At the close of World War I, such prominent figures as Jan Smuts, Lord Robert Cecil, and Léon Bourgeois advocated a society of nations. U.S. President Woodrow Wilson incorporated the proposal into the Fourteen Points and was the chief figure in the establishment of the League at the Paris Peace Conference in 1919. The basis of the League was the Covenant, which was included in the Treaty of Versailles and the other peace treaties.
The Covenant consisted of 26 articles. Articles 1 through 7 concerned organization, providing for an assembly, composed of all member nations; a council, composed of the great powers (originally Great Britain, France, Italy, and Japan, later also Germany and the USSR) and of four other, nonpermanent members; and a secretariat. Both the assembly and the council were empowered to discuss "any matter within the sphere of action of the League or affecting the peace of the world." In both the assembly and the council unanimous decisions were required.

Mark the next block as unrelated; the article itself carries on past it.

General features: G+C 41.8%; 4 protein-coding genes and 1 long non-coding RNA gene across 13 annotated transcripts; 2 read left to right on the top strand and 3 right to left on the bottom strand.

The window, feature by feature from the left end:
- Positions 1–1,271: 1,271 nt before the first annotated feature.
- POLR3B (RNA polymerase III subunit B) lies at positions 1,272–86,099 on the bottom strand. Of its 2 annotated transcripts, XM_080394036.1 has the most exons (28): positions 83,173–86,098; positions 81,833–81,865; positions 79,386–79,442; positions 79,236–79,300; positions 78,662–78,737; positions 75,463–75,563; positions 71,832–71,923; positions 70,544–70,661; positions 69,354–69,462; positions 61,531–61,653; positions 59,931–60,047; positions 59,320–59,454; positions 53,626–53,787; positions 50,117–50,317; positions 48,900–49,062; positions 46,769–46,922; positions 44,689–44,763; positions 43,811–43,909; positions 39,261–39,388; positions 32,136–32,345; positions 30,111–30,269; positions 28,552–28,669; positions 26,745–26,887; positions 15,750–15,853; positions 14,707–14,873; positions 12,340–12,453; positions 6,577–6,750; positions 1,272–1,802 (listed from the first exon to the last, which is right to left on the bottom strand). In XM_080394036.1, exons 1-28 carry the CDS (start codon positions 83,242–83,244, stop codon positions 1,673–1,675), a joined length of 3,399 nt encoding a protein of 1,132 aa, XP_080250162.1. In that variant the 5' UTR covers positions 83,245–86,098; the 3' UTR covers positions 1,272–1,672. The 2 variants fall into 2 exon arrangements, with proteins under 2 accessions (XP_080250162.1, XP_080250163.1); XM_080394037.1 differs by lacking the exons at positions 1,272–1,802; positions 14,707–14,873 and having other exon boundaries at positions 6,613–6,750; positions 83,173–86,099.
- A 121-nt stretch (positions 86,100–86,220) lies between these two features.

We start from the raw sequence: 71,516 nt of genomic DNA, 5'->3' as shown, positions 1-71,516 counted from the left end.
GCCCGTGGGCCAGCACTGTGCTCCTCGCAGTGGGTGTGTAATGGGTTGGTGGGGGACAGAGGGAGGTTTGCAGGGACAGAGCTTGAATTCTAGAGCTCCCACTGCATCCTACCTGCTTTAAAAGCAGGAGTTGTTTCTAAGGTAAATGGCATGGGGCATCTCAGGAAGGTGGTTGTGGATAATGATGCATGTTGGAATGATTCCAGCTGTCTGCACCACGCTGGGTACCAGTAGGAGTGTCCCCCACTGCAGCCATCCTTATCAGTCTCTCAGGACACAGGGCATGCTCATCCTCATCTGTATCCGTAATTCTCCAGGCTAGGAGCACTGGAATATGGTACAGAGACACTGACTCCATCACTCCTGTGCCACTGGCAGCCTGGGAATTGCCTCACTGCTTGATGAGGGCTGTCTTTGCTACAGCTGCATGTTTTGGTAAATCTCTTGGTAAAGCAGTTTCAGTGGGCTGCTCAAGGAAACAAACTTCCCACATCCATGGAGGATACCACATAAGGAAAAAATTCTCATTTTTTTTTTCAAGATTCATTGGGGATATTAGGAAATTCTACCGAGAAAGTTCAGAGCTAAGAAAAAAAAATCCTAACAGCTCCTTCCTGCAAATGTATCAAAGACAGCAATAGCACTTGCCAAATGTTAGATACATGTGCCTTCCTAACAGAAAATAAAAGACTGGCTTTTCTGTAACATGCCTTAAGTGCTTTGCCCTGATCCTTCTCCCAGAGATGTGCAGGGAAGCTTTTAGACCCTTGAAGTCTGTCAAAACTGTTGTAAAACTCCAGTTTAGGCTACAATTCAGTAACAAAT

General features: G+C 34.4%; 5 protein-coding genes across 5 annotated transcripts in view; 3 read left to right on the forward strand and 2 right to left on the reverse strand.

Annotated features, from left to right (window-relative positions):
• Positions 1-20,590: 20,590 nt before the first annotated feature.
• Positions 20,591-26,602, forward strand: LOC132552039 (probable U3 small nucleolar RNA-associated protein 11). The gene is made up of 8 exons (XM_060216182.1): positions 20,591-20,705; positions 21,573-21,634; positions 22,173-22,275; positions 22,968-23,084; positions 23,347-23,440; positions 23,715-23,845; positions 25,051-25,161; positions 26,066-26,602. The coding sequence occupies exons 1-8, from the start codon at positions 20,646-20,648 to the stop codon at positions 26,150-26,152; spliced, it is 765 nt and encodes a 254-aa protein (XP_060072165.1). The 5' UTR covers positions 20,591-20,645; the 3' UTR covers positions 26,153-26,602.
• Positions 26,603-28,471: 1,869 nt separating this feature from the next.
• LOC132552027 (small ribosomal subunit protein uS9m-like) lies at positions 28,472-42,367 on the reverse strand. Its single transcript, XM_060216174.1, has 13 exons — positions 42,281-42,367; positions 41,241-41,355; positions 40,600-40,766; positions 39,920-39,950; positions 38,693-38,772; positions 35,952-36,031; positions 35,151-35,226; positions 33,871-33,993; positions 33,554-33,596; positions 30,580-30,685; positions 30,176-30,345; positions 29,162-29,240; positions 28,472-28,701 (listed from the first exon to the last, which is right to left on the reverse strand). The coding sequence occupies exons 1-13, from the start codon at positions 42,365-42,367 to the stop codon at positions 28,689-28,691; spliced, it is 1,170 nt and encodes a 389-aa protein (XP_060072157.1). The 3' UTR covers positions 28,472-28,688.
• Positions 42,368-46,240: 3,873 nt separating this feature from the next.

Articles 8 and 9 recognized the need for disarmament and set up military commissions. Article 10 was an attempt to guarantee the territorial integrity and political independence of member states against aggression. Articles 11 through 17 provided for the establishment of the Permanent Court of International Justice (see World Court), for arbitration and conciliation, and for sanctions against aggressors. The rest of the articles dealt with treaties, colonial mandates, international cooperation in humanitarian enterprises, and amendments to the Covenant.
The Columbia Electronic Encyclopedia, 6th ed. Copyright © 2012, Columbia University Press. All rights reserved.